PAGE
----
By: George_Spiggott

Sun, 10 Jul 2005 10:58:58 -0800

elpapacito says it all. There is no reason maior cannot be right in interpreting his experiences -- MSG is an industrially produced compound of a natural substance which we all eat every day. Adverse reactions to it are not to be expected by a naive prediction, but hardly impossible. Did this exact formulation occur naturally in everybody's pre-1900 diet? And aerify, your compulsive, paranoid ranting about the agenda of some "anti-science cabal" or " the anti-MSG movement" is no less demented than the conspiracy theory aspersions you throw around so wildly.



By: spinifex23

Sun, 10 Jul 2005 11:00:51 -0800

No idea why, but large amounts of MSG give me asthma attacks. This occurs with the MSG found in, say, Cheetos, on top of the MSG found in Asian food. I don't know if it's the amount, or the type, or if it breaks down when cooking, because I'm sure I eat more MSG during the day than I care to admit, but it only affects me in certain quantities/situations. So, I'm one of those restaurant goers that loves those 'NO MSG' signs. (However, I also don't believe that there's an MSG cabal out to poison us, I just have a really tweaky immune system that just rejects MSG, sulfites, and peanuts outright.)



By: nickyskye

Sun, 10 Jul 2005 11:06:27 -0800

Well said elpapacito. Good point Gyan. I agree with you Bali_Song. From the Harvard Law School article about this, linked to in my last post. "In the U.S. today, MSG is produced through a fermentation process using starch, sugar beets, sugar cane, or molasses." If some people have adverse reactions to a manufactured food additive, which millions of people have complained about for decades, I think they have a right to know what they are eating and not have MSG included in the list of ingredients hidden under "natural flavoring". From the same Harvard Law School paper cited above: "the United States consumes approximately 28,000 tons of MSG per year" Let's see, the population of the USA is 295,734,134. 28,000 times 2000, divided by 295,734,134 is about 1.89 pounds, per person per year. That seems to me worth being concerned about as a potential health risk. In light of ill health related to eating junk food and the savouriness of junk food being manipulated artificially with MSG/other additives/artificial flavorings and the sheer quantity of MSG consumed in the USA, plus the amount of people saying they feel sick after eating food flavored with MSG, I have doubts about the risks of MSG being used, especially when it's hidden as an ingredient with less than transparent labeling. From the same paper discussing the MSG controversy: "When bound to other amino acids, glutamate is not biologically-active externally; therefore, glutamate in its "free" form is the only form that contributes to flavor enhancement.[4] MSG does not have a distinct flavor on its own. How it adds flavor to other foods is not fully understood, though scientists believe that when someone[...]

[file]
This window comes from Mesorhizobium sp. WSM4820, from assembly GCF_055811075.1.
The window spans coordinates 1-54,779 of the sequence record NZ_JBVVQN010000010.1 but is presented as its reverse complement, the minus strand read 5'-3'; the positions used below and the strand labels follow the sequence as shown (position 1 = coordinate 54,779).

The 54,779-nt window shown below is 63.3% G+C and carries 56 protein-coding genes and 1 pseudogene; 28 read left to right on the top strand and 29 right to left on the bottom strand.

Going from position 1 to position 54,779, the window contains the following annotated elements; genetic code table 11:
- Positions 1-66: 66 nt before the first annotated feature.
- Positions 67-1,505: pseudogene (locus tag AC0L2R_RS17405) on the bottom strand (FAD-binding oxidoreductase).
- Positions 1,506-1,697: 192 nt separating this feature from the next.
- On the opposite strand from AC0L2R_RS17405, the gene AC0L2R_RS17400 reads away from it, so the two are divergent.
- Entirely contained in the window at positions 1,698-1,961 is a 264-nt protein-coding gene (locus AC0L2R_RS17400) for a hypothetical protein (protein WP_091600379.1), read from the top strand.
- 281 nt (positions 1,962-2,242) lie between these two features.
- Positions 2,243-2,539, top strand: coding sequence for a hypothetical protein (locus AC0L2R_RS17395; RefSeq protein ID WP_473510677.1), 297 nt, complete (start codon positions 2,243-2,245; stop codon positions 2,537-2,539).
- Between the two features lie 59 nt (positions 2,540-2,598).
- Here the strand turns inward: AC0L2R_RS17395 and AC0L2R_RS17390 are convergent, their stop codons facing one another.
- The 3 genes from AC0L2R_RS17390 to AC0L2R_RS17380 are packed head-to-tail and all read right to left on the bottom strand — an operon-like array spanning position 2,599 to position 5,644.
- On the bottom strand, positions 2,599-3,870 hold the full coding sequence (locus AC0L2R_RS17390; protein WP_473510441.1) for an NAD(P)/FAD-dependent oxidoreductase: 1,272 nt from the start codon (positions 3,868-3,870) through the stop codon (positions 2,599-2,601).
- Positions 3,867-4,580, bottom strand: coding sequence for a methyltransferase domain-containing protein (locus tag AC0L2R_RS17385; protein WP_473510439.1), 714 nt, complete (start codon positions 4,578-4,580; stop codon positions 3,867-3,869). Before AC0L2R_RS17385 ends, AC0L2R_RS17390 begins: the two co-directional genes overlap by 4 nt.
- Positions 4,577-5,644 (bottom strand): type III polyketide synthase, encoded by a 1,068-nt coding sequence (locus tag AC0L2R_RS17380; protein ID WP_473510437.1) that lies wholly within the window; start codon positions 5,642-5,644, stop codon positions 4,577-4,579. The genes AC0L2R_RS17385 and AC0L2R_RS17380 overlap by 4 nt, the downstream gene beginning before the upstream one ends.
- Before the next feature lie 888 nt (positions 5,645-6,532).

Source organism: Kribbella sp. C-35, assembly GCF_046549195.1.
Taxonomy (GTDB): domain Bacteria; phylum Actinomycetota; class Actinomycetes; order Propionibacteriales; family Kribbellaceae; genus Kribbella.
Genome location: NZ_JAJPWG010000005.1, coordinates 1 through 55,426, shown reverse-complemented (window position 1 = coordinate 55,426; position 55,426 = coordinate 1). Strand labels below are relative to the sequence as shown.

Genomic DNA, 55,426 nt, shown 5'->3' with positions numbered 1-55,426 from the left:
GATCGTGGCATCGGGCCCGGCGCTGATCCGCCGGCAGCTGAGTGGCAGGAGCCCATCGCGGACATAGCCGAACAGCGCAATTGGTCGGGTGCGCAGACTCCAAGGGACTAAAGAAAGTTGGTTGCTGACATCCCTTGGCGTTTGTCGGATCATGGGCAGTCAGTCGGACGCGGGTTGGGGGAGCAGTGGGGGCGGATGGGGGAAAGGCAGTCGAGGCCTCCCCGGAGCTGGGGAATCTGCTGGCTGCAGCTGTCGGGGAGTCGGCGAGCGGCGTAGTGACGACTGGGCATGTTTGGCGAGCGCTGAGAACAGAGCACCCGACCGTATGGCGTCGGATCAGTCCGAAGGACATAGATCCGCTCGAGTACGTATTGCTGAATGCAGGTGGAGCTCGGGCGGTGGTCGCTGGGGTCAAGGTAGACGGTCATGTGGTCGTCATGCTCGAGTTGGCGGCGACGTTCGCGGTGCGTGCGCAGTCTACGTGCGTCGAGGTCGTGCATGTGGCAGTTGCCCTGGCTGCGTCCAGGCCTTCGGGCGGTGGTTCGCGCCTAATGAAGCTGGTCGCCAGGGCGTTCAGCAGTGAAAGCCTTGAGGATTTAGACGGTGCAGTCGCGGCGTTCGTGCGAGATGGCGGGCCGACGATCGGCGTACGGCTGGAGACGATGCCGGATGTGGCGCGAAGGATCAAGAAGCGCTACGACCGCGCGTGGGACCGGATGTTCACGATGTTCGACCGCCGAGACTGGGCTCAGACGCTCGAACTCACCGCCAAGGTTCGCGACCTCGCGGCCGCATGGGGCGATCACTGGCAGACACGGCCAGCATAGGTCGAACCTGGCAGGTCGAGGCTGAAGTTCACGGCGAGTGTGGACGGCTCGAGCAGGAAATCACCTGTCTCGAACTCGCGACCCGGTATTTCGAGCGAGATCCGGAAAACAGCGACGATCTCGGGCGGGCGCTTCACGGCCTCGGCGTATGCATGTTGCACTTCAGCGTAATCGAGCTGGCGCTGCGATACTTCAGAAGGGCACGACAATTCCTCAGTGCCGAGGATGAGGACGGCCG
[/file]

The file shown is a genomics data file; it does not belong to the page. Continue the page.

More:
By: mlis

Sun, 10 Jul 2005 11:12:13 -0800

MeTa per SI



By: SteveTheRed

Sun, 10 Jul 2005 11:13:25 -0800

aerify: No stake. I just enjoy flaming retards. You know, the hell of it is, I pretty much agree with most of what you have said in your comments. As the father of a son who among other things, is mentally retarded, I feel the same way about people who casually throw around the word "retard" as I imagine people of african descent feel about people who use the N word. Can we just have a nice discussion without breaking out the slurs?



By: gesamtkunstwerk

Sun, 10 Jul 2005 11:31:33 -0800

The last time I ate at KFC I felt lousy, got a headache and felt dizzy. I think the food was greasy, over salted and low in fibre. Blaming my reaction on one little ingrediant seems naive to say the least. Taking MSG out of fast food, is just one little step toward making the food edible. The only way to test if you are allergic or sensitive to a product is to go to an allergist or dietician. MSG laden products are also high in sodium and many other additives. To look at a list of ingredients and see one common additive is not scientific to say the least. I don't want to attack anyone personally, but if you are sickened by Diet Coke, or KFC, you may be reacting to a dozen factors, some of which are as simple as poor nutrition and lack of fibre. Constipation, dehydration and high blood pressure can trigger a host of unpleasant symptoms that could be misidentified as allergy. My bit of anecdotal evidence-- people who don't consume junk food, who eat a variety of vegetables-- have better digestion and general health, find themselves more tolerant of food. Eating well won't cure a peanut allergy, but it will make you feel a whole lot better.



By: nickyskye

Sun, 10 Jul 2005 11:39:11 -0800